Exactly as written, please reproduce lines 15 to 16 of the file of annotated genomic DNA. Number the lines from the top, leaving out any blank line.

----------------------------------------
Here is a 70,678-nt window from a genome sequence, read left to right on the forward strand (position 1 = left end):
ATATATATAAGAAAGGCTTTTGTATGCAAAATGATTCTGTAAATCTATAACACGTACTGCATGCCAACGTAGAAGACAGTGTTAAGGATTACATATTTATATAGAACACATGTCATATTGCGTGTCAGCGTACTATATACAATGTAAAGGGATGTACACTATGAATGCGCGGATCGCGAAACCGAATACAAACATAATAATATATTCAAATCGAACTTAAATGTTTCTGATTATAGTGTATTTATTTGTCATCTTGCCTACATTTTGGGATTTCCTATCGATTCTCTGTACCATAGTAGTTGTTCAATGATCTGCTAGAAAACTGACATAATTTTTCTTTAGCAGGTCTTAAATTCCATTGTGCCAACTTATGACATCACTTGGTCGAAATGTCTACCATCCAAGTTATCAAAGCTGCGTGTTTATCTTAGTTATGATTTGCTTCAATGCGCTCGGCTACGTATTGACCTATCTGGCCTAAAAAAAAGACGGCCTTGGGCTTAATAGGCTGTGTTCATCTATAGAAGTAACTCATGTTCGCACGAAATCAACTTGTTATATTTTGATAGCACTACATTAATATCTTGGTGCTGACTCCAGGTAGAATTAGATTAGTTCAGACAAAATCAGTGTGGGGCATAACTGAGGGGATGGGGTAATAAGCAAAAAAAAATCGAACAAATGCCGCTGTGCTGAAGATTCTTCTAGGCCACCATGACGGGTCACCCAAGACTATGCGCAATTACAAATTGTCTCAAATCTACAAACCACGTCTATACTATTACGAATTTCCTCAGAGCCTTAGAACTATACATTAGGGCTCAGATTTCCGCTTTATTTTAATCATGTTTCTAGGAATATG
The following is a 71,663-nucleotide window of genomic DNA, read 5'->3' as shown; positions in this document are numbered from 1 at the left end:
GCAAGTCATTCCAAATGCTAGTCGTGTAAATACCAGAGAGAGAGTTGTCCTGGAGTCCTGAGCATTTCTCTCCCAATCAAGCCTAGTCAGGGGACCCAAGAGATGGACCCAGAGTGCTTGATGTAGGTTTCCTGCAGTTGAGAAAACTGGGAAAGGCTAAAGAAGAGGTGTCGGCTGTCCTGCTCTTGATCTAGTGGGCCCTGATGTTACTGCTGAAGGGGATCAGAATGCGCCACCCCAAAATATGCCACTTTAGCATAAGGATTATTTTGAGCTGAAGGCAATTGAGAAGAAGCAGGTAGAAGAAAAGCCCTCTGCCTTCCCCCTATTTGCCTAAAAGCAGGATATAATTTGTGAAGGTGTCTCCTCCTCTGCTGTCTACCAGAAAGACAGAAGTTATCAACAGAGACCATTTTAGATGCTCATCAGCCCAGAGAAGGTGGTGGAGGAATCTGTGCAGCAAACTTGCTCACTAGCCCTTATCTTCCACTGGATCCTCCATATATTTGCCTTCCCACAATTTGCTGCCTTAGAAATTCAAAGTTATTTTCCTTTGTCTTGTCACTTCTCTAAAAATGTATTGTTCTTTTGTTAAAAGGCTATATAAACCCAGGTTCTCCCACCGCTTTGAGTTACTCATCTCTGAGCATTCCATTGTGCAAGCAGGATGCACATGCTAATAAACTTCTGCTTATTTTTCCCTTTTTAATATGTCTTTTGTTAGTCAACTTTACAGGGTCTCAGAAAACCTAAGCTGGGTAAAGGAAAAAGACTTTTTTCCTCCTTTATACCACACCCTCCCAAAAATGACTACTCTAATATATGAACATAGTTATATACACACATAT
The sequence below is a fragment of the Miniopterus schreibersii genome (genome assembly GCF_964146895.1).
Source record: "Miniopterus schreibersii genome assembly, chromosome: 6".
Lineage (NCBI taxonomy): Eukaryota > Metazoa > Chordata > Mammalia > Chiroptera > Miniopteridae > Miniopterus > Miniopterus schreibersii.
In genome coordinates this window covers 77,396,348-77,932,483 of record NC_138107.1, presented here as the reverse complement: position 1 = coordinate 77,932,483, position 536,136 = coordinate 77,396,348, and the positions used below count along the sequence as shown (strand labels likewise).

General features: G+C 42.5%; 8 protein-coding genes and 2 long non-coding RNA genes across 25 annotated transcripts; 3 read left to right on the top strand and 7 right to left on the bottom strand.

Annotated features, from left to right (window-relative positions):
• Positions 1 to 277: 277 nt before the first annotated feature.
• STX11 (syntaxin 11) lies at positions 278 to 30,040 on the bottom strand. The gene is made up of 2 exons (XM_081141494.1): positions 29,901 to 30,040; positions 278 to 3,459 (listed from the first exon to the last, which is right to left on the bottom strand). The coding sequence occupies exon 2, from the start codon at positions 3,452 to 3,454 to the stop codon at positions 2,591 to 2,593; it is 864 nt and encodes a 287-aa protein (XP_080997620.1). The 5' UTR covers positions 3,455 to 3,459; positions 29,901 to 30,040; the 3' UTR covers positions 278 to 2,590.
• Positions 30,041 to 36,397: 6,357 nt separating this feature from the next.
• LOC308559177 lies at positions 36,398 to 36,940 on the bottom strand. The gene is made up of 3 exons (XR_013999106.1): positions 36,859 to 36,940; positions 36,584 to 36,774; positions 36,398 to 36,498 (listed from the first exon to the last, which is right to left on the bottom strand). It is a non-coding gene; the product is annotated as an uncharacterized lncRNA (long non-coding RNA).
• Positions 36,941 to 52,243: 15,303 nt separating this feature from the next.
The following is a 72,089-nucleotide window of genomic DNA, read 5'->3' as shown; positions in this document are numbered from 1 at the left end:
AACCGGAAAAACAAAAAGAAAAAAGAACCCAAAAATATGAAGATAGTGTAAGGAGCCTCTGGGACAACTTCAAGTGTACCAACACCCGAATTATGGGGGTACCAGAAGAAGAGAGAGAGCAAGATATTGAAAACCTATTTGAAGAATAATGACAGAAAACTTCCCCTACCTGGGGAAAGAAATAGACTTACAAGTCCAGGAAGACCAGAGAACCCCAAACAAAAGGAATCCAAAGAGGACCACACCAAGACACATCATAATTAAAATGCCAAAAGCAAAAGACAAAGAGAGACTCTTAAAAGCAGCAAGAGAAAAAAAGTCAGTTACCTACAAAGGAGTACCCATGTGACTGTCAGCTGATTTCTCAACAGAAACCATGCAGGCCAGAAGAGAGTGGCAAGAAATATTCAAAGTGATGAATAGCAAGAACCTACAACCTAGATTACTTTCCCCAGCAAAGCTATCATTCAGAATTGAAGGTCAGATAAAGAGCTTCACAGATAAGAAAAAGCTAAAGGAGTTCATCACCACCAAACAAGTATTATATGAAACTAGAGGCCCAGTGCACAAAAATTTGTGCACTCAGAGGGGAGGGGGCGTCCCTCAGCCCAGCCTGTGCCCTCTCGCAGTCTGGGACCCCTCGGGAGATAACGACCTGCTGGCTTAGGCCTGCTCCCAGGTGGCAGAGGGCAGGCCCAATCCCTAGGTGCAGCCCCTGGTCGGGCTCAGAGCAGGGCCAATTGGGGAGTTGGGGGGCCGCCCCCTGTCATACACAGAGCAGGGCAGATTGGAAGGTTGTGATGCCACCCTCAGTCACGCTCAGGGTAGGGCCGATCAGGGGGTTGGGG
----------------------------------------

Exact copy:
• Positions 36,941 to 52,243: 15,303 nt separating this feature from the next.
The following is a 72,089-nucleotide window of genomic DNA, read 5'->3' as shown; positions in this document are numbered from 1 at the left end: